Radionuclide Determination Study for Some Fish Species in Kuwait
Kuwait lies to the northwest of the Arabian Gulf. The levels of radionuclides are unknown in this area. Radionuclide like ²¹⁰Po, ²²⁶Ra, and ⁹⁰Sr accumulated in certain body tissues and bones, relate primarily to dietary uptake and inhalation. A large fraction of radiation exposure experienced by individuals comes from food chain transfer. In this study, some types of Kuwait fish were studied for radionuclide determination. These fish were taken from the Kuwaiti water territory during May. The study is to determine the radiation exposure for ²¹⁰Po in some fish species in Kuwait the ²¹⁰Po concentration was found to be between 0.089 and 2.544 Bq/kg the highs was in Zubaidy and the lowest was in Hamour.
Disconnect between Water, Sanitation and Hygiene Related Behaviours of Children in School and Family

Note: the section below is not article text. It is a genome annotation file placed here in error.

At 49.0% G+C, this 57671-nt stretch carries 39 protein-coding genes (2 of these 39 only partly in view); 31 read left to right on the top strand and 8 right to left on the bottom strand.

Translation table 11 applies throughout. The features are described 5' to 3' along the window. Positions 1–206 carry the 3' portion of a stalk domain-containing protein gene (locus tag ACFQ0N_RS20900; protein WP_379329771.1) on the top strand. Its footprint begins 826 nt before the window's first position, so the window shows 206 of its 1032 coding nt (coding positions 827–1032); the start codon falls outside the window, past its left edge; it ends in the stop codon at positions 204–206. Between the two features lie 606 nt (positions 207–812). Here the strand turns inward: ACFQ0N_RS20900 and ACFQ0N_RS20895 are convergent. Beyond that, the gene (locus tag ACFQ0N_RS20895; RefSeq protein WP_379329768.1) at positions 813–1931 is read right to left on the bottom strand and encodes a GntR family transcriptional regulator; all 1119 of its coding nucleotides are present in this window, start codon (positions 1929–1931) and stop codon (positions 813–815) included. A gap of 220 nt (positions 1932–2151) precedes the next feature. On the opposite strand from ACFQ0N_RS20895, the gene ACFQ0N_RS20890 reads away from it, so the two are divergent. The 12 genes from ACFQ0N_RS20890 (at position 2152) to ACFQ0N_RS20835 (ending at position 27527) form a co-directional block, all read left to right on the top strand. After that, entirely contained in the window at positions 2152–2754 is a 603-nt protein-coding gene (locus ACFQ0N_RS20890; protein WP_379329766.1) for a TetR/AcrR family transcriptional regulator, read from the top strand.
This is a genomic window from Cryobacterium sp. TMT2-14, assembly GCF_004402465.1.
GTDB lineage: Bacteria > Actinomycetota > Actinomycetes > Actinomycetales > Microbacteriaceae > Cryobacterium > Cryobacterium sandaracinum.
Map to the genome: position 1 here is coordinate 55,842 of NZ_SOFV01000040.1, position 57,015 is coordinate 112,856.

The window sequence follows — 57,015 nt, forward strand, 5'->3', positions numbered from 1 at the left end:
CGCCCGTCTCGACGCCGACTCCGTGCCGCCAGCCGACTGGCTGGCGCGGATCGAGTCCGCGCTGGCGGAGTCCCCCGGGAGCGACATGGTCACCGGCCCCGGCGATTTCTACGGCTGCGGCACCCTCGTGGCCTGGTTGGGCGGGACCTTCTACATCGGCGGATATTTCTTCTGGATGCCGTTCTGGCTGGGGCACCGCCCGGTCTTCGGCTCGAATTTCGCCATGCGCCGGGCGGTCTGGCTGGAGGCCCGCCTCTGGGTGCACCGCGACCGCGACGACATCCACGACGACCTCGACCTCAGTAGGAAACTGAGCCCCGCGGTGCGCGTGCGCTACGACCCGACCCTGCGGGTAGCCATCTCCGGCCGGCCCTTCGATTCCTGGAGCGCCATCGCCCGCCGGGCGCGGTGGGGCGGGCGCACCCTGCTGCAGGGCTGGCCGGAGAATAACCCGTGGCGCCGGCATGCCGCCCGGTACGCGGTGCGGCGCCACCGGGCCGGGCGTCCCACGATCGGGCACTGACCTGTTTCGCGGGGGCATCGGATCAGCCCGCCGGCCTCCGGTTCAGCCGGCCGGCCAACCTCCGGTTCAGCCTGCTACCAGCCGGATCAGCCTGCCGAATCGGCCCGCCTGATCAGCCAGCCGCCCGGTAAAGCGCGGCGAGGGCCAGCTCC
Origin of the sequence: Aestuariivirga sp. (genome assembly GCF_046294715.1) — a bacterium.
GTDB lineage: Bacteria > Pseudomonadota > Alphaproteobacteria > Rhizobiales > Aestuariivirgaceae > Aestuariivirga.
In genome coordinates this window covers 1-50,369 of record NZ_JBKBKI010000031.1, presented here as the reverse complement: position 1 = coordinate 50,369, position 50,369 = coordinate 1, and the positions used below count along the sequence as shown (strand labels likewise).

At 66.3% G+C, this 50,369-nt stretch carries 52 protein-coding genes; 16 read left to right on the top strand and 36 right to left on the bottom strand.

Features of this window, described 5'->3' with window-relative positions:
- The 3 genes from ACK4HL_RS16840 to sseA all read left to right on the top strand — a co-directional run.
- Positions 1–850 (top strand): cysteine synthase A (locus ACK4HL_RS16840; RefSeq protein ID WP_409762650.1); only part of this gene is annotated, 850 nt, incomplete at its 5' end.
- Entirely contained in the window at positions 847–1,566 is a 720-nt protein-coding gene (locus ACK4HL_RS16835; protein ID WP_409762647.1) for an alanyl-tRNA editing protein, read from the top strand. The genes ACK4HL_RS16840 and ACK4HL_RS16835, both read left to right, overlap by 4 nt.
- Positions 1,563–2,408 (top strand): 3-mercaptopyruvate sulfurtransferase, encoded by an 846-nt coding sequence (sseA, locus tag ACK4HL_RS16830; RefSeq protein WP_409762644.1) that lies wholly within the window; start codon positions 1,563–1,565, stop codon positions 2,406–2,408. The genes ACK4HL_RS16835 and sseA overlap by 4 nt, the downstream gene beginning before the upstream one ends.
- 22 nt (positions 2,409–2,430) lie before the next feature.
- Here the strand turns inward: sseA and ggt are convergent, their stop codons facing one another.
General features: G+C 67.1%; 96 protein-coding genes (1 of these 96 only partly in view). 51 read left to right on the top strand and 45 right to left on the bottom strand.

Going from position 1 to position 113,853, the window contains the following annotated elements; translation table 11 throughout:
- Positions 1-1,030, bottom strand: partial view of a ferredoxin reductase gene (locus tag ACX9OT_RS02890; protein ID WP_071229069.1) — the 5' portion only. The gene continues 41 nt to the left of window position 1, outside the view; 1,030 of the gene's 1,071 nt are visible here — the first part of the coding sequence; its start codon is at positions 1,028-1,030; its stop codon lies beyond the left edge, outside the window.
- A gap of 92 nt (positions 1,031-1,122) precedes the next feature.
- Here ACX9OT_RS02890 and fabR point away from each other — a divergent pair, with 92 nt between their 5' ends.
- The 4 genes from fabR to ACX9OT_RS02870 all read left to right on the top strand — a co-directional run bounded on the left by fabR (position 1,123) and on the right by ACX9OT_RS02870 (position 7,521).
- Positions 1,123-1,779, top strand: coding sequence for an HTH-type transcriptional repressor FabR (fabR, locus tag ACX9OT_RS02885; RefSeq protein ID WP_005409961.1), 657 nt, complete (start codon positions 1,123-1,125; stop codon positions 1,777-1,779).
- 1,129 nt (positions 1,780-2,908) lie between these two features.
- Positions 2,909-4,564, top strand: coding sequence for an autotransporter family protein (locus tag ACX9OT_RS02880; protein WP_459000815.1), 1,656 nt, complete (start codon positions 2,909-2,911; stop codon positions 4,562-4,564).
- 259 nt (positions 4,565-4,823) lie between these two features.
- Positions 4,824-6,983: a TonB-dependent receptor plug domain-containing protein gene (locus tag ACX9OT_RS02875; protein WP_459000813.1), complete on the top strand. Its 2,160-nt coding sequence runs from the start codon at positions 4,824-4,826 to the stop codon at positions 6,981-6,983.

Background: Improved Water, Sanitation and Hygiene (WASH) practices in schools ensure children’s health, well-being and cognitive performance. In India under various WASH interventions in schools, teachers, and other staff make every possible effort to educate children about personal hygiene, sanitation practices and harms of open defecation. However, once children get back to their families, they see other practicing inappropriate WASH behaviors, and they consequently start following them. This show disconnect between school behavior and family behavior, which needs to be bridged to achieve desired WASH outcomes. Aims and Objectives: The aim of this study is to assess the factors causing disconnect of WASH-related behaviors between school and the family of children. It also suggests behavior change interventions to bridge the gap. Methodology: The present study has chosen a mixed- method approach. Both quantitative and qualitative methods of data collection have been used in the present study. The purposive sampling for data collection has been chosen. The data have been collected from 20% children in each age group of 04-08 years and 09-12 years spread over three primary schools and 20% of households to which they belong to which is spread over three slum communities in south district of Delhi. Results: The present study shows that despite of several behavior change interventions at school level, children still practice inappropriate WASH behaviors due to disconnect between school and family behaviors. These behaviors show variation from one age group to another. The inappropriate WASH behaviors being practiced by children include open defecation, wrong disposal of garbage, not keeping personal hygiene, not practicing hand washing practices during critical junctures and not washing fruits and vegetables before eating. The present study has highlighted that 80% of children in the age group of 04-08 years still practice inappropriate WASH behaviors when they go back to their families after school whereas, this percentage has reduced to 40% in case of children in the age group 09-12 years. Present study uncovers association between school and family teaching which creates a huge gap between WASH-related behavioral practices. The study has established that children learn and de-learn the WASH behaviors due to the evident disconnect between behavior change interventions at schools and household level. The study has also made it clear that children understand the significance of appropriate WASH practices but owing to the disconnect the behaviors remain unsettled. The study proposes several behavior change interventions to sync the behaviors of children at school and family level to ensure children’s health, well-being and cognitive performance.